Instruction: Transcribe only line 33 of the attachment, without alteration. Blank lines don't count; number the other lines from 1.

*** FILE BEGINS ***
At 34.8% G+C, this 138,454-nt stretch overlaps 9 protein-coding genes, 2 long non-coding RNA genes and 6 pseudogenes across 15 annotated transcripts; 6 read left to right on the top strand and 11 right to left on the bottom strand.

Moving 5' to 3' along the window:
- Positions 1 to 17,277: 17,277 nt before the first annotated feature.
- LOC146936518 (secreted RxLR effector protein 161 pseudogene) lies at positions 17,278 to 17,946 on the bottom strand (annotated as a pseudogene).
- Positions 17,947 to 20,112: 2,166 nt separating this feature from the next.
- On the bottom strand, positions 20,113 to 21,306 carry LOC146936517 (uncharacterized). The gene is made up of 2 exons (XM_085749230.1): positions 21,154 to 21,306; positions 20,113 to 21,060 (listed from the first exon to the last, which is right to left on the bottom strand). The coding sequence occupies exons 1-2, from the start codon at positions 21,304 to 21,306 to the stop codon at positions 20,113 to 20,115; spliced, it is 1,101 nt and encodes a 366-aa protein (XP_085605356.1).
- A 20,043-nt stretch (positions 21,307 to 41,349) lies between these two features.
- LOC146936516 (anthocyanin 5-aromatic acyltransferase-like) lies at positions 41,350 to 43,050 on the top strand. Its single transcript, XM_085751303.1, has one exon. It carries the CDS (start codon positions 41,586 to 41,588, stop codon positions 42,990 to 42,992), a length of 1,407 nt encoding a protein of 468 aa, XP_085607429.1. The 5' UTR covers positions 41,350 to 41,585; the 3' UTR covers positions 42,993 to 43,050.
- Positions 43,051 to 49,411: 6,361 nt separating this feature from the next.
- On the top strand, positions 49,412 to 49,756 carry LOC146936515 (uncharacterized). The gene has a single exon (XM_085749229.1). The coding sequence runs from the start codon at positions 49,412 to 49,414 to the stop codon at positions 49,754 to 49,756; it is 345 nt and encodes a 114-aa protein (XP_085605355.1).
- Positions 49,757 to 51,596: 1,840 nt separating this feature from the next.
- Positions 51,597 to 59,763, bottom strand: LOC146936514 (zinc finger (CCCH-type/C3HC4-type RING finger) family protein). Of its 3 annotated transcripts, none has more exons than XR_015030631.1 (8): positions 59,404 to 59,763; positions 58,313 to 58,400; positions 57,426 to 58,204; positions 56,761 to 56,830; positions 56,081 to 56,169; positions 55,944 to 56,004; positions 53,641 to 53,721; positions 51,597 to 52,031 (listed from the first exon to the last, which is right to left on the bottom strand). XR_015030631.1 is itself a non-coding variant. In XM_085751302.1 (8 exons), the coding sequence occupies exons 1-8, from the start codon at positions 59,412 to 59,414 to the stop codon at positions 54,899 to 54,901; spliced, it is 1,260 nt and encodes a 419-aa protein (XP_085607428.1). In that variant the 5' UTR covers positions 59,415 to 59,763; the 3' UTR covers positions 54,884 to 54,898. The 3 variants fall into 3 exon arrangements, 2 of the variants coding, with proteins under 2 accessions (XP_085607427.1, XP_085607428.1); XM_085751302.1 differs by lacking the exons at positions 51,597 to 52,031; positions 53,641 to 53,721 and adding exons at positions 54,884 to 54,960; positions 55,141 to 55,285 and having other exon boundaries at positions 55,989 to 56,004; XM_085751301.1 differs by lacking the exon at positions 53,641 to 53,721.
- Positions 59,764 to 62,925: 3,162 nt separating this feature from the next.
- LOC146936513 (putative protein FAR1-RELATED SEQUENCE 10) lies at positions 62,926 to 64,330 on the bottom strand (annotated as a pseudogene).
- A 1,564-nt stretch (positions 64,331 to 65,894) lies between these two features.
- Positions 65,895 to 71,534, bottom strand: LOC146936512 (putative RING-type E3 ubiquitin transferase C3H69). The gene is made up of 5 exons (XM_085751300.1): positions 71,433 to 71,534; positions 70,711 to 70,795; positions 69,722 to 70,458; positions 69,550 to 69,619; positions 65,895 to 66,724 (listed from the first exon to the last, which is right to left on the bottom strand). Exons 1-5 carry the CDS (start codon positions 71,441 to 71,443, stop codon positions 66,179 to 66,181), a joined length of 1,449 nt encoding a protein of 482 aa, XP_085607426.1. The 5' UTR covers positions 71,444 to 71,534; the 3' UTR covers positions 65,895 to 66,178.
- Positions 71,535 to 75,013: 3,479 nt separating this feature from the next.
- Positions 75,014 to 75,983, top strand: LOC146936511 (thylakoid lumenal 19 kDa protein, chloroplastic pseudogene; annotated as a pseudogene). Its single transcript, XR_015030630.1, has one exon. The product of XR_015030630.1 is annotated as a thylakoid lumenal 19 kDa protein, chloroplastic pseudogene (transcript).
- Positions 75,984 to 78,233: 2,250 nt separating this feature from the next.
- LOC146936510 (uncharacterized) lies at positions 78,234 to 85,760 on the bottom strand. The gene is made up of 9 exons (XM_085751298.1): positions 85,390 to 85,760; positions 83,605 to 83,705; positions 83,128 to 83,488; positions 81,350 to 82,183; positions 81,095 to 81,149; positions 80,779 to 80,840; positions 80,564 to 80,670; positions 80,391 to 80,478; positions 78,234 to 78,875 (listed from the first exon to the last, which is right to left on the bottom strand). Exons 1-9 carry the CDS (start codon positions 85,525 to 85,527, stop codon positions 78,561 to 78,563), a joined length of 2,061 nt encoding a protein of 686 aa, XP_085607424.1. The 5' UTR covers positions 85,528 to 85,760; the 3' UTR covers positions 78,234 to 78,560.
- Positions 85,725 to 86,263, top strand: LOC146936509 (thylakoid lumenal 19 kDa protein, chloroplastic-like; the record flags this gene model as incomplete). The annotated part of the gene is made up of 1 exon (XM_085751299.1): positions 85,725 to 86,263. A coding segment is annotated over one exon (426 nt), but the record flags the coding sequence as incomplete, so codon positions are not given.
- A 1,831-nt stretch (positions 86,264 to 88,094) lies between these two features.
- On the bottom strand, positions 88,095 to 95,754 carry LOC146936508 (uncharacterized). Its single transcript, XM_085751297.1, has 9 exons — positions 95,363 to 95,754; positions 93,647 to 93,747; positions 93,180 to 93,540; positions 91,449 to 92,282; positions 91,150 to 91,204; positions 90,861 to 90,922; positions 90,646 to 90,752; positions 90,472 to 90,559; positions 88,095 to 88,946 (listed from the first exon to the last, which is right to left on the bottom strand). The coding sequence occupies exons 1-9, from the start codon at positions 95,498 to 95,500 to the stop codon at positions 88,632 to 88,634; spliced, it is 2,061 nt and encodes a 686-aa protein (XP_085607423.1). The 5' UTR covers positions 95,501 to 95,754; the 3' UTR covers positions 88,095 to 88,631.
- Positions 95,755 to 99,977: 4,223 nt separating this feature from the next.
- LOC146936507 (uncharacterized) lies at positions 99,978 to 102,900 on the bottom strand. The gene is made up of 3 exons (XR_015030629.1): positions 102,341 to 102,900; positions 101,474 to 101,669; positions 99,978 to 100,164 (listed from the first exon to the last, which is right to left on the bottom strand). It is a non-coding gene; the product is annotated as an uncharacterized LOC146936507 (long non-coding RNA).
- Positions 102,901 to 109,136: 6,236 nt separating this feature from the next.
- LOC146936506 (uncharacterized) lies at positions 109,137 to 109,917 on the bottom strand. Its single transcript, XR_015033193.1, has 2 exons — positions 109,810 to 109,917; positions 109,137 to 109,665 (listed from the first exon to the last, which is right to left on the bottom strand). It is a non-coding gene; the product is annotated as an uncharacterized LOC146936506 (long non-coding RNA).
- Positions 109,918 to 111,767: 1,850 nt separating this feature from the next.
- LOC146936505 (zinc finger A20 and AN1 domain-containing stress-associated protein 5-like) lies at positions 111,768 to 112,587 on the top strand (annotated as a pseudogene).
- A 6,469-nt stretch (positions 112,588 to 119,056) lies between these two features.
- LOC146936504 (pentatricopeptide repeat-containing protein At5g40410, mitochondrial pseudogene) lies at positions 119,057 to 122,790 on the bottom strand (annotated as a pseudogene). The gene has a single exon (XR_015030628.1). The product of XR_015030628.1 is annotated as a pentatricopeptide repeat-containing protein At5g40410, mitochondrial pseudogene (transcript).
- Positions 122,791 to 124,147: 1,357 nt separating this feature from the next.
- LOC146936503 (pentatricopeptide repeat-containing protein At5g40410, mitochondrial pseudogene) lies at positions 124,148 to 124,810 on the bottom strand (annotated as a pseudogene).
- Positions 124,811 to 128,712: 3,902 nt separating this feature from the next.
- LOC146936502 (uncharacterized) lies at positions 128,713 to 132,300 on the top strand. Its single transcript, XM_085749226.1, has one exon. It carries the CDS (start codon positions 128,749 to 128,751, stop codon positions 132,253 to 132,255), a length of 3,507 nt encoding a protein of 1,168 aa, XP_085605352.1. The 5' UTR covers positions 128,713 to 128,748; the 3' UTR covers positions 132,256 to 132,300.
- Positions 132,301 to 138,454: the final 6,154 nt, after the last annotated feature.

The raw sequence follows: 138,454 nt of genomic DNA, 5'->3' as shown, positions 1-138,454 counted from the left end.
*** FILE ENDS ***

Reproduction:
- LOC146936503 (pentatricopeptide repeat-containing protein At5g40410, mitochondrial pseudogene) lies at positions 124,148 to 124,810 on the bottom strand (annotated as a pseudogene).